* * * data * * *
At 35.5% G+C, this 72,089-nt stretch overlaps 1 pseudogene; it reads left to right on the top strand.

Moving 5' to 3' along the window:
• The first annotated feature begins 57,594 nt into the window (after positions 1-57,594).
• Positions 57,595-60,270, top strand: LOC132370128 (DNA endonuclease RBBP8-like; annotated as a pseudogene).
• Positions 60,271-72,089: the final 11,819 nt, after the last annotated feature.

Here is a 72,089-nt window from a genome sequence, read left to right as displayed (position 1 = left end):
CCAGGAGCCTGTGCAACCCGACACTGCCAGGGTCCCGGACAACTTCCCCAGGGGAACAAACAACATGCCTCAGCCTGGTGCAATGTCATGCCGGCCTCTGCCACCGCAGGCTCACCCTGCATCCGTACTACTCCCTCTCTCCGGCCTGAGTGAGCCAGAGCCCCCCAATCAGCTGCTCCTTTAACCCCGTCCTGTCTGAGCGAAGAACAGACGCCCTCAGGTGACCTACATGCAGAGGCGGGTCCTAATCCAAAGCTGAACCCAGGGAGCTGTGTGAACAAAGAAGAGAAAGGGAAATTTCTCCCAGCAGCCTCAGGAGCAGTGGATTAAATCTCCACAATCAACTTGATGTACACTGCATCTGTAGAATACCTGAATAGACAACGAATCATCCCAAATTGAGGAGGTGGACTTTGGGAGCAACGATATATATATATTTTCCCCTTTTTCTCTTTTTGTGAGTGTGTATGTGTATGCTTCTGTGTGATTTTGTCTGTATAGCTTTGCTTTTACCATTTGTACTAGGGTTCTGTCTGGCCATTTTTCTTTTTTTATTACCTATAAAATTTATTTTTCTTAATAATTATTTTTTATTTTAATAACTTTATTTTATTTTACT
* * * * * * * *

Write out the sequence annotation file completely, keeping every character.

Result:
At 35.5% G+C, this 72,089-nt stretch overlaps 1 pseudogene; it reads left to right on the top strand.

Moving 5' to 3' along the window:
• The first annotated feature begins 57,594 nt into the window (after positions 1-57,594).
• Positions 57,595-60,270, top strand: LOC132370128 (DNA endonuclease RBBP8-like; annotated as a pseudogene).
• Positions 60,271-72,089: the final 11,819 nt, after the last annotated feature.

Here is a 72,089-nt window from a genome sequence, read left to right as displayed (position 1 = left end):
CCAGGAGCCTGTGCAACCCGACACTGCCAGGGTCCCGGACAACTTCCCCAGGGGAACAAACAACATGCCTCAGCCTGGTGCAATGTCATGCCGGCCTCTGCCACCGCAGGCTCACCCTGCATCCGTACTACTCCCTCTCTCCGGCCTGAGTGAGCCAGAGCCCCCCAATCAGCTGCTCCTTTAACCCCGTCCTGTCTGAGCGAAGAACAGACGCCCTCAGGTGACCTACATGCAGAGGCGGGTCCTAATCCAAAGCTGAACCCAGGGAGCTGTGTGAACAAAGAAGAGAAAGGGAAATTTCTCCCAGCAGCCTCAGGAGCAGTGGATTAAATCTCCACAATCAACTTGATGTACACTGCATCTGTAGAATACCTGAATAGACAACGAATCATCCCAAATTGAGGAGGTGGACTTTGGGAGCAACGATATATATATATTTTCCCCTTTTTCTCTTTTTGTGAGTGTGTATGTGTATGCTTCTGTGTGATTTTGTCTGTATAGCTTTGCTTTTACCATTTGTACTAGGGTTCTGTCTGGCCATTTTTCTTTTTTTATTACCTATAAAATTTATTTTTCTTAATAATTATTTTTTATTTTAATAACTTTATTTTATTTTACT